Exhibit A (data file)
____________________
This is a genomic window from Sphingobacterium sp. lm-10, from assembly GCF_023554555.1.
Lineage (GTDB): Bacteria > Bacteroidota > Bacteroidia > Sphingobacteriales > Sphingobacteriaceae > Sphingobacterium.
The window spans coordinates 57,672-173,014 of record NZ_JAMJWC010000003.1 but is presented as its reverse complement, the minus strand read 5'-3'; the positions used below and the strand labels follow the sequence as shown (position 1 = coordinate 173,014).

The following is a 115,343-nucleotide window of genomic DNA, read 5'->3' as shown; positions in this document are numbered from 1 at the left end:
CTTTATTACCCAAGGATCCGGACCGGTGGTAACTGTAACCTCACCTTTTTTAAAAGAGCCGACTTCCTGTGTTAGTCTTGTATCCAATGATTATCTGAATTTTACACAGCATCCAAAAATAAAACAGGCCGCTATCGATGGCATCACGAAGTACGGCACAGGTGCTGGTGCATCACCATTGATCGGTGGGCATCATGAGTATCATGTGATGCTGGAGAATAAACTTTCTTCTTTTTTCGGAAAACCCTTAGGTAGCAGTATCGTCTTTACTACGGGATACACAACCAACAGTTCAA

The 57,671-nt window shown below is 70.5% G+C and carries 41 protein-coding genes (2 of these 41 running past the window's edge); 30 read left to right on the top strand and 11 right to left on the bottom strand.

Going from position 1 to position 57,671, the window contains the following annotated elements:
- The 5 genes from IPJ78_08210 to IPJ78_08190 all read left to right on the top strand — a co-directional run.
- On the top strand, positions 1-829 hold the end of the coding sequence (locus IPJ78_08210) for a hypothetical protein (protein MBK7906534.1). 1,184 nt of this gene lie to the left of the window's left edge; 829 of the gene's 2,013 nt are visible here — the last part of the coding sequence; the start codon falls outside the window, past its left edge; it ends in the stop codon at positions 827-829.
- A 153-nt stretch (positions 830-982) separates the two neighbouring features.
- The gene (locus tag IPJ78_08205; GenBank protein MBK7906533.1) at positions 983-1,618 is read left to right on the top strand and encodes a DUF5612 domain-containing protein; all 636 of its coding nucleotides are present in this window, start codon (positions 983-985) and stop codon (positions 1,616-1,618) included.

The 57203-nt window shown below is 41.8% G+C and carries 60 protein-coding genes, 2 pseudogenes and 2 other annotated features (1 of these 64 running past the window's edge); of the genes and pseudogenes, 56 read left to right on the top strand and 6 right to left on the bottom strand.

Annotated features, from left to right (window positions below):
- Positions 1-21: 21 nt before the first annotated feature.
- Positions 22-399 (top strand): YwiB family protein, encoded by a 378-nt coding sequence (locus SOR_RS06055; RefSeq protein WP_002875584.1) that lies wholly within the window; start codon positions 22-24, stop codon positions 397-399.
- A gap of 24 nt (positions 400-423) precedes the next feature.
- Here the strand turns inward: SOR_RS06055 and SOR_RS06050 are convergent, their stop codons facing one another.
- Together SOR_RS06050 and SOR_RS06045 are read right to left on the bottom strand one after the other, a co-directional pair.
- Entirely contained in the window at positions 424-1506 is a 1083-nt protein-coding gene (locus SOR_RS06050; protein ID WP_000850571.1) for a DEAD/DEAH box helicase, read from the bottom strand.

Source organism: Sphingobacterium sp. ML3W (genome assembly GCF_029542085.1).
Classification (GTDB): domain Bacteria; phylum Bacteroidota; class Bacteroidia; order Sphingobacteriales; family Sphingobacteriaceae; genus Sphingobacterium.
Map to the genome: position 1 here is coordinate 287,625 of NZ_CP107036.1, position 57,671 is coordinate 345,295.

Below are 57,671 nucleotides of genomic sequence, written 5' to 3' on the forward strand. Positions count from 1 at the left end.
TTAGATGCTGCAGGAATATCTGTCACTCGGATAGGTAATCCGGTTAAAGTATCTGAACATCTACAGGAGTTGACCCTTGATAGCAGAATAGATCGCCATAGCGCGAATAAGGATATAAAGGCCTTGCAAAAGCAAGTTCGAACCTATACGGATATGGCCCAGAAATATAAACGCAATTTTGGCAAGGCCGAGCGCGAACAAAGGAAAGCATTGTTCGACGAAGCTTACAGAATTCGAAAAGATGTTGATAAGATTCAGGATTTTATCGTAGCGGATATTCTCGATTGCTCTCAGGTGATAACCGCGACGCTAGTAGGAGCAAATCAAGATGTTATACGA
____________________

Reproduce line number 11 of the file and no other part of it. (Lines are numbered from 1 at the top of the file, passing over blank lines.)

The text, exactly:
- The gene (locus tag IPJ78_08205; GenBank protein MBK7906533.1) at positions 983-1,618 is read left to right on the top strand and encodes a DUF5612 domain-containing protein; all 636 of its coding nucleotides are present in this window, start codon (positions 983-985) and stop codon (positions 1,616-1,618) included.